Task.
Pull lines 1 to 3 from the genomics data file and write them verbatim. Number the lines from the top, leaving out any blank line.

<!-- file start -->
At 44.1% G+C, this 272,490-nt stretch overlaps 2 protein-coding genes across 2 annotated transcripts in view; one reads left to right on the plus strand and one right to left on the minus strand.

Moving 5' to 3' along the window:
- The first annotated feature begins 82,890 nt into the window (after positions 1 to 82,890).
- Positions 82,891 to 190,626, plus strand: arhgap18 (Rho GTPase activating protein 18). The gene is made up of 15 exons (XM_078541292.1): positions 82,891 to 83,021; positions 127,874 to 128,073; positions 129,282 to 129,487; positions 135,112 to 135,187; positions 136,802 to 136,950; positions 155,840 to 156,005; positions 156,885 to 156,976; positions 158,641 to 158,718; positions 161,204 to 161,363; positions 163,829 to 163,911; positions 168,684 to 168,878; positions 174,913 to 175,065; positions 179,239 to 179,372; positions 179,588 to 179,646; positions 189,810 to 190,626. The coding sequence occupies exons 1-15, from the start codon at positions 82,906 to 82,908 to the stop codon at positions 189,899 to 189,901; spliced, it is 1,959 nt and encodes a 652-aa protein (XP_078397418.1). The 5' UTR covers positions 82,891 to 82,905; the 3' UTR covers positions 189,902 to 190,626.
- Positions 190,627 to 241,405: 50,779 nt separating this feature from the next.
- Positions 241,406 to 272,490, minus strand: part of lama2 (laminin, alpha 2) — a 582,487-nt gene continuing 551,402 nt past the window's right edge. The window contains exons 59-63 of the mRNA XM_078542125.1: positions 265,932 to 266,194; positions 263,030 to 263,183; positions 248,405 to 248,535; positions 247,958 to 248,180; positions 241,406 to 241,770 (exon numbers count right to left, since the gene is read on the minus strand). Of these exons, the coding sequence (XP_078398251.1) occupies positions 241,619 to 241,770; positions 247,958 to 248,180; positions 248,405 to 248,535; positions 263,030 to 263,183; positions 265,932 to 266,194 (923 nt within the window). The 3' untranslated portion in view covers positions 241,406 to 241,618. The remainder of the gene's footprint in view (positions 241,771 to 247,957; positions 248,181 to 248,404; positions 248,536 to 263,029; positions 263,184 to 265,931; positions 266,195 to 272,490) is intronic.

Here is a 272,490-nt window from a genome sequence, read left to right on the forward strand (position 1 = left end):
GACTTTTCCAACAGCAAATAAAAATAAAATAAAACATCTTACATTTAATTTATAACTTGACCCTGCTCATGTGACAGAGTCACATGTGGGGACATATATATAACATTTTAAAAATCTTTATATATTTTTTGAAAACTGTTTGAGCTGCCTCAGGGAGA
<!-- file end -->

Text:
At 44.1% G+C, this 272,490-nt stretch overlaps 2 protein-coding genes across 2 annotated transcripts in view; one reads left to right on the plus strand and one right to left on the minus strand.

Moving 5' to 3' along the window:
- The first annotated feature begins 82,890 nt into the window (after positions 1 to 82,890).